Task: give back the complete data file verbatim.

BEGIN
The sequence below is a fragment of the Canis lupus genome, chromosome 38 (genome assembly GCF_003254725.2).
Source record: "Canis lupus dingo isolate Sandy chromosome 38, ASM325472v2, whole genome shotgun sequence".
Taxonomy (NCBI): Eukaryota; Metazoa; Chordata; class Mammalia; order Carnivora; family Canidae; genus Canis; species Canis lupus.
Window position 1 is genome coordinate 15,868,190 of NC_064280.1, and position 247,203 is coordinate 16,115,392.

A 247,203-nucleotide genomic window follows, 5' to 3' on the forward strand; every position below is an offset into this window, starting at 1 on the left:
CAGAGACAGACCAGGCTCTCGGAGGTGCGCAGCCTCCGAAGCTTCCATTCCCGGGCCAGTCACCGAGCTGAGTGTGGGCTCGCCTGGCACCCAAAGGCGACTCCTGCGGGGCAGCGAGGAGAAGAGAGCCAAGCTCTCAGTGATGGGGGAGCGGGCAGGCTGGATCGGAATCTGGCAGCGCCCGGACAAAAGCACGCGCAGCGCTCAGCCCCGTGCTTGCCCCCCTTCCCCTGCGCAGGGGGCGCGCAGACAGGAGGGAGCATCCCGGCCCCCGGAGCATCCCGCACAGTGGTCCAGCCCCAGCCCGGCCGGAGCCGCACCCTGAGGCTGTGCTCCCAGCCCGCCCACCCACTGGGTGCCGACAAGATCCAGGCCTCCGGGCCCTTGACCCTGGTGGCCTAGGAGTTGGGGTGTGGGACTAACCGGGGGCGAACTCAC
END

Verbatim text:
The sequence below is a fragment of the Canis lupus genome, chromosome 38 (genome assembly GCF_003254725.2).
Source record: "Canis lupus dingo isolate Sandy chromosome 38, ASM325472v2, whole genome shotgun sequence".
Taxonomy (NCBI): Eukaryota; Metazoa; Chordata; class Mammalia; order Carnivora; family Canidae; genus Canis; species Canis lupus.
Window position 1 is genome coordinate 15,868,190 of NC_064280.1, and position 247,203 is coordinate 16,115,392.

A 247,203-nucleotide genomic window follows, 5' to 3' on the forward strand; every position below is an offset into this window, starting at 1 on the left:
CAGAGACAGACCAGGCTCTCGGAGGTGCGCAGCCTCCGAAGCTTCCATTCCCGGGCCAGTCACCGAGCTGAGTGTGGGCTCGCCTGGCACCCAAAGGCGACTCCTGCGGGGCAGCGAGGAGAAGAGAGCCAAGCTCTCAGTGATGGGGGAGCGGGCAGGCTGGATCGGAATCTGGCAGCGCCCGGACAAAAGCACGCGCAGCGCTCAGCCCCGTGCTTGCCCCCCTTCCCCTGCGCAGGGGGCGCGCAGACAGGAGGGAGCATCCCGGCCCCCGGAGCATCCCGCACAGTGGTCCAGCCCCAGCCCGGCCGGAGCCGCACCCTGAGGCTGTGCTCCCAGCCCGCCCACCCACTGGGTGCCGACAAGATCCAGGCCTCCGGGCCCTTGACCCTGGTGGCCTAGGAGTTGGGGTGTGGGACTAACCGGGGGCGAACTCAC